Everyone who responded yesterday with a caption is a winner. Those were hilarious. We both got many laughs from them, and henceforth, Pierre’s new nickname is “Peeping Tomcat.” That’s so him. I will post about our girl cat sagas later.
J and I went to the county fair yesterday. It was a proper fair with rides and fair food and exhibits and livestock and all.
We had gone to our tiny county fair a couple of years ago where we used to live, but it was so very small and so not festive. This fair was what both of us remembered from childhood–and yet different. For one, neither of us is really into riding the death traps that the tweaker carnies run. We did, however, enjoy walking through the throngs of kids as they waited in line to have their adrenaline fixes.
What we really noticed is that the fair is pretty low-key when you’re an adult. We liked the flower and garden exhibits a lot and spent nearly an hour staring at the various model gardens.
We also enjoyed the art–especially the photography. I don’t want to be mean, but I’m not sure in the age of digital photography when everyone is a photographer that there should be a category for children in the photo contests. You wouldn’t believe the number of truly awful photos people entered because they thought their kids were cute when they were picking their noses or fishing. I hate to be snarky like that; I suppose that’s the beauty of the art contests at the county fair: anyone can enter.
We did spend some time in the big exhibit hall where people try to sell you time shares and makeup and moisturizer and hot tubs. I had mineral makeup put on my face (which I liked, but didn’t buy); we dipped our hands in hot tubs and played with the jets and lights; we picked up Obama stickers at the Dem booth; we exfoliated our hands with sea salt scrub and then over-moisturized them with about four different types of lotion and body butter; some young men tried to sell as an expensive hospital bed-type frame for our nontemperpedic mattress; we signed up to “win” a visit to a time share in Hawaii; we sampled really disgusting “salsa” made from dehydrated veggies and spices and a can of tomatoes (and promptly spit it out); we avoided cleaning product demonstrations; we laughed, a lot.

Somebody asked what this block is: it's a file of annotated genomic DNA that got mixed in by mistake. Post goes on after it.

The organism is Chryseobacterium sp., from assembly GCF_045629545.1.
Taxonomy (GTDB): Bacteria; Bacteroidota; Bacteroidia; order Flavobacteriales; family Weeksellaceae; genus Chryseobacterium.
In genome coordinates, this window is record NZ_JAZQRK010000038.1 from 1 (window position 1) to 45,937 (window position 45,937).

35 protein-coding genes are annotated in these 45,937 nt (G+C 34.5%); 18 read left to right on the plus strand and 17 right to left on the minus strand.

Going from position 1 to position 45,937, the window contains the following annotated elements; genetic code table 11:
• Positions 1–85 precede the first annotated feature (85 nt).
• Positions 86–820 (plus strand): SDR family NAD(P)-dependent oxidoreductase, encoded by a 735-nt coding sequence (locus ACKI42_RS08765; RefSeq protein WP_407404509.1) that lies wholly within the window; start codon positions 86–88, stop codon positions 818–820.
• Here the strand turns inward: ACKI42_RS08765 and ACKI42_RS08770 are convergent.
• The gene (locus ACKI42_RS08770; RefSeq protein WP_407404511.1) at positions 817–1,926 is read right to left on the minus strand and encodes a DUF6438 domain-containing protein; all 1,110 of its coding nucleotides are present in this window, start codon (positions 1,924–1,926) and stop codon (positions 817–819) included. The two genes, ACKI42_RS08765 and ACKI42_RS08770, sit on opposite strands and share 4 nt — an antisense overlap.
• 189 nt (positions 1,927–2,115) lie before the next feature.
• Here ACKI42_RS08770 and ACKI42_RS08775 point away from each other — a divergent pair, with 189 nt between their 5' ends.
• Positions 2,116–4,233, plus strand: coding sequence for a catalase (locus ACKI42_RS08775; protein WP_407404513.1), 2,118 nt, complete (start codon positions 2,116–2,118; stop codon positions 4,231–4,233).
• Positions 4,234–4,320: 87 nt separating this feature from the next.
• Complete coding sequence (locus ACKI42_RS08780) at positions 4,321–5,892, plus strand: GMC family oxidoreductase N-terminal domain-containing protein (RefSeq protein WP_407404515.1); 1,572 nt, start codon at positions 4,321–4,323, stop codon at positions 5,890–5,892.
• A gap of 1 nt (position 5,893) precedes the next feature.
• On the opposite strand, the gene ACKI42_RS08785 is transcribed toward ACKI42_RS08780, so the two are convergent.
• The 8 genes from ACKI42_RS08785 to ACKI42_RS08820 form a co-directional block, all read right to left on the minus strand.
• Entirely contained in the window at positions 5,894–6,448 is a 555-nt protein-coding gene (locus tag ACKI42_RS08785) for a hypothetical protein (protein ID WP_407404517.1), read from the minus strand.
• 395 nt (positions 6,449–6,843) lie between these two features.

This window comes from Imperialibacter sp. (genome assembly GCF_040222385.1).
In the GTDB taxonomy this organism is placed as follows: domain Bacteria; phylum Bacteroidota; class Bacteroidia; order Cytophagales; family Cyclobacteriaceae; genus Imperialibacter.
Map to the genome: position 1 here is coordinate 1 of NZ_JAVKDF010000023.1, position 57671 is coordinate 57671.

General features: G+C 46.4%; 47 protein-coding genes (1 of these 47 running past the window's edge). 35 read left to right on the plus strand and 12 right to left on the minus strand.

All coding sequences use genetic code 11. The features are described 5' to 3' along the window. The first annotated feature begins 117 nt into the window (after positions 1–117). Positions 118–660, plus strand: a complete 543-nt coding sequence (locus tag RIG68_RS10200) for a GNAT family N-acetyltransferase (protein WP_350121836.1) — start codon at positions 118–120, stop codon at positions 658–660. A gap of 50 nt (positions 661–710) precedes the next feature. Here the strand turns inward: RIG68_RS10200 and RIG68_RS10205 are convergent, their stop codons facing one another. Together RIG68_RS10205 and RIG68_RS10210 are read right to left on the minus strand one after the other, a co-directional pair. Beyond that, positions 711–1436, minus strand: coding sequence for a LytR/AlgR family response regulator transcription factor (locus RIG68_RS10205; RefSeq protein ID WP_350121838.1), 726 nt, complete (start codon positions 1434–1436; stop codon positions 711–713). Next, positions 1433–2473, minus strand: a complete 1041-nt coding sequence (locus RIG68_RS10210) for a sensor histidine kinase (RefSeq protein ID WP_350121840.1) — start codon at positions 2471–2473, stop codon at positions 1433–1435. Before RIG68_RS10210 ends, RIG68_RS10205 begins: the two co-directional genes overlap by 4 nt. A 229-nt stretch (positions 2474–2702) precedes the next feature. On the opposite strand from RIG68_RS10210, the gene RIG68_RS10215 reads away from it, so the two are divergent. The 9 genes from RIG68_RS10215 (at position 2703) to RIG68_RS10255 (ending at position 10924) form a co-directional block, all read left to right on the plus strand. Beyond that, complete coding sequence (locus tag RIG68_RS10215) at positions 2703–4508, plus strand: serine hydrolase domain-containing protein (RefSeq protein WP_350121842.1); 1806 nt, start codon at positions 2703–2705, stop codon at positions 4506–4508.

One thing both of us had hoped to enjoy was some semi-good music. We heard a small jazz ensemble playing, and they were fun, so we sat down near them, and they stopped to join a parade that was starting.
At the head of the “parade” were the Bud.weiser Clydes.dales.
Then came the jazz group, and then about three wagons with kids in them, and finally a group of patriotic adults carrying flags.
The parade was over in less than one minute. It was ridiculous and so very funny.
After the parade, we opted for beer, so we each bought a $7 pint of local beer–beer which they were calling “imported” because it wasn’t a macrobrew and they wanted to charge more (we buy the same beer for $7 per six pack–what is that?).
We indulged at some point in fair food which made us both sick, and we attempted to listen to music later as well, but at the main stage was a Christian rock band and all their freaky fans, and we simply had to go. Somehow, two lesbians did not fit in there. At all. We did walk through two barns to look at animals. We stumbled upon an auction for goats, and we again did not fit in. We still liked it, and J got to pet cows for the first time.
Later, we wandered through the midway and past all of the games. We did not spend five dollars to throw baseballs or darts. We did not win any large stuffed animals or beer mirrors.
I have to say that the fair is best for kids or those with kids. We definitely felt we were missing something there, and we all know what that was. Nevertheless, it was fun; at least we weren’t sitting at home watching television.